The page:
The DMA Interface 26 acts as the communications port between the VVS Control Center 31 and the VVS Interface Computer 29. The DMA Interface 26 processes database updates from the Body Articulation function 111 and updates the Entity State database 121 appropriately. As seen in the function of other subsections, the Interface 26 It also processes camera commands including Zoom, Focus and Tether commands from the User Interface 86 and forwards them to the VVS Interface Computer 29 through the DMA Interface 26. The Video Interface 127 processes Video signals from up to four Virtual View Stations 13 and forwards them to the Video Display function 88.
While I have shown my invention in one form, it will be obvious to those skilled in the art that it is not so limited but is susceptible of various changes and modifications without departing from the spirit thereof For example, while various sub-elements in the overall system 10 have been referred to as "boards" or "sub-programs" or "subsections," each of these labels is chosen for convenience and those skilled in the industry will understand that these functions may be migrated to and from hardware, firmware, and software elements depending upon system size constraints, environmental condition requirements, and economical considerations. Re-labeling of the individual components clearly does not depart from the general spirit of the invention as presented.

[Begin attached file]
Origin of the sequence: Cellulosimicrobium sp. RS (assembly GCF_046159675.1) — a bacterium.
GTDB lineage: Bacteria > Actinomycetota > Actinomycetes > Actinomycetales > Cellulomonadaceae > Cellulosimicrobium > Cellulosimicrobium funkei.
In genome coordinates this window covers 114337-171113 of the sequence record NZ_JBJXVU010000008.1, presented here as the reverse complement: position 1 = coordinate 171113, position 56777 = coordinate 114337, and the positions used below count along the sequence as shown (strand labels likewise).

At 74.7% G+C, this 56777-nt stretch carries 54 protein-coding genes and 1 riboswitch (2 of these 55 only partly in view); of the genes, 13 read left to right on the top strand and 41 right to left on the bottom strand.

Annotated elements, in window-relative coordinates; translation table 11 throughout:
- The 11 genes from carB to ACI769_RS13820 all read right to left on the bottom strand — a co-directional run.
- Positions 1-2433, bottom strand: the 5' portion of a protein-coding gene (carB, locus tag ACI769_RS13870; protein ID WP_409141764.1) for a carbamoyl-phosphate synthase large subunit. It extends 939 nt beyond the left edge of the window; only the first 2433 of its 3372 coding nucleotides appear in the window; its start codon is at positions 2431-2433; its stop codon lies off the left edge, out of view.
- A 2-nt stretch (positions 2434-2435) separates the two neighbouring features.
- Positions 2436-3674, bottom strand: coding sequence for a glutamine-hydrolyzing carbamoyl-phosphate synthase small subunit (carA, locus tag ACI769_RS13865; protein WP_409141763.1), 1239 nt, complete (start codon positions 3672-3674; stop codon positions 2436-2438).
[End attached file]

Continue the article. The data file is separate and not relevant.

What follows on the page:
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|U.S. Classification||345/419, 348/E05.051, 345/629, 345/582, 345/633|
|International Classification||H04N5/445, G06T15/20, G06T7/20, H04N5/262|
|Cooperative Classification||H04N5/2224, G06T15/205, G06T2207/30221, H04N5/262, G06T7/20, G06T15/20, H04N5/44513|
|European Classification||H04N5/222S, H04N5/445F, G06T7/20, G06T15/20, H04N5/262, G06T15/20B|
|Dec 21, 1999||AS||Assignment|
Owner name: ANIVISION, INC., ALABAMA
Free format text: ASSIGNMENT OF ASSIGNORS INTEREST;ASSIGNORS:BOYKEN, JEFFERY D.;MITCHELL, BRIAN K.;WELLS, ROBERT V.;REEL/FRAME:010504/0762
Effective date: 19991214
|Dec 22, 1999||AS||Assignment|
Owner name: ANIVISION, INC., ALABAMA
Free format text: ASSIGNMENT OF ASSIGNORS INTEREST;ASSIGNOR:THERMO INFORMATION SOLUTIONS, INC.;REEL/FRAME:010462/0921
Effective date: 19991130
|Apr 14, 2004||REMI||Maintenance fee reminder mailed|
|Sep 27, 2004||LAPS||Lapse for failure to pay maintenance fees|
|Nov 23, 2004||FP||Expired due to failure to pay maintenance fee|
Effective date: 20040926